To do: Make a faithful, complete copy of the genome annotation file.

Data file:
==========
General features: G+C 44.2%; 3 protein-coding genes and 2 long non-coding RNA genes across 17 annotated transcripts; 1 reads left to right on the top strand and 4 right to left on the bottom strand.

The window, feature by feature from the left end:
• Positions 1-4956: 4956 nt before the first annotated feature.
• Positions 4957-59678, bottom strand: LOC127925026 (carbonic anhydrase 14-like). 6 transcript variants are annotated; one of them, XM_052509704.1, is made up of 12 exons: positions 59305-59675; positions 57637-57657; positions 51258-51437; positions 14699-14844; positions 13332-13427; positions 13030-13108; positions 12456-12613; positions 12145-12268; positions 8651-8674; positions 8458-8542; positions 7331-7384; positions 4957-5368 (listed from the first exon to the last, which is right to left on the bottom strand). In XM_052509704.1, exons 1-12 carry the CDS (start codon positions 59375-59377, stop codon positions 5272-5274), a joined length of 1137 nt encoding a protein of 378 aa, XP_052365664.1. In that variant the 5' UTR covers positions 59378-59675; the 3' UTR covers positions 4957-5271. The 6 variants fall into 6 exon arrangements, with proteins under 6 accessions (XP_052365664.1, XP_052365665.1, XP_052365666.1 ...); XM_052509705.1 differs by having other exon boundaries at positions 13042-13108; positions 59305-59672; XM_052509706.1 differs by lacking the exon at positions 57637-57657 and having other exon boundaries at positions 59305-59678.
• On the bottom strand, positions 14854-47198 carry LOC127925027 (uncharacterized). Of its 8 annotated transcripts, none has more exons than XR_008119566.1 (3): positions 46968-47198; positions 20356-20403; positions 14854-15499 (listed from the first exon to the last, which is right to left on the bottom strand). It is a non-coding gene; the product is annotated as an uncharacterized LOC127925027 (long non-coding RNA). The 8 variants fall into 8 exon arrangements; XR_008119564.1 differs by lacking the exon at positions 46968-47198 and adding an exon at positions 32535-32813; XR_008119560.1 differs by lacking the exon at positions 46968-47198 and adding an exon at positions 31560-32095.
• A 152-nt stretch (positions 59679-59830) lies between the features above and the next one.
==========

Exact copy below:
General features: G+C 44.2%; 3 protein-coding genes and 2 long non-coding RNA genes across 17 annotated transcripts; 1 reads left to right on the top strand and 4 right to left on the bottom strand.

The window, feature by feature from the left end:
• Positions 1-4956: 4956 nt before the first annotated feature.
• Positions 4957-59678, bottom strand: LOC127925026 (carbonic anhydrase 14-like). 6 transcript variants are annotated; one of them, XM_052509704.1, is made up of 12 exons: positions 59305-59675; positions 57637-57657; positions 51258-51437; positions 14699-14844; positions 13332-13427; positions 13030-13108; positions 12456-12613; positions 12145-12268; positions 8651-8674; positions 8458-8542; positions 7331-7384; positions 4957-5368 (listed from the first exon to the last, which is right to left on the bottom strand). In XM_052509704.1, exons 1-12 carry the CDS (start codon positions 59375-59377, stop codon positions 5272-5274), a joined length of 1137 nt encoding a protein of 378 aa, XP_052365664.1. In that variant the 5' UTR covers positions 59378-59675; the 3' UTR covers positions 4957-5271. The 6 variants fall into 6 exon arrangements, with proteins under 6 accessions (XP_052365664.1, XP_052365665.1, XP_052365666.1 ...); XM_052509705.1 differs by having other exon boundaries at positions 13042-13108; positions 59305-59672; XM_052509706.1 differs by lacking the exon at positions 57637-57657 and having other exon boundaries at positions 59305-59678.
• On the bottom strand, positions 14854-47198 carry LOC127925027 (uncharacterized). Of its 8 annotated transcripts, none has more exons than XR_008119566.1 (3): positions 46968-47198; positions 20356-20403; positions 14854-15499 (listed from the first exon to the last, which is right to left on the bottom strand). It is a non-coding gene; the product is annotated as an uncharacterized LOC127925027 (long non-coding RNA). The 8 variants fall into 8 exon arrangements; XR_008119564.1 differs by lacking the exon at positions 46968-47198 and adding an exon at positions 32535-32813; XR_008119560.1 differs by lacking the exon at positions 46968-47198 and adding an exon at positions 31560-32095.
• A 152-nt stretch (positions 59679-59830) lies between the features above and the next one.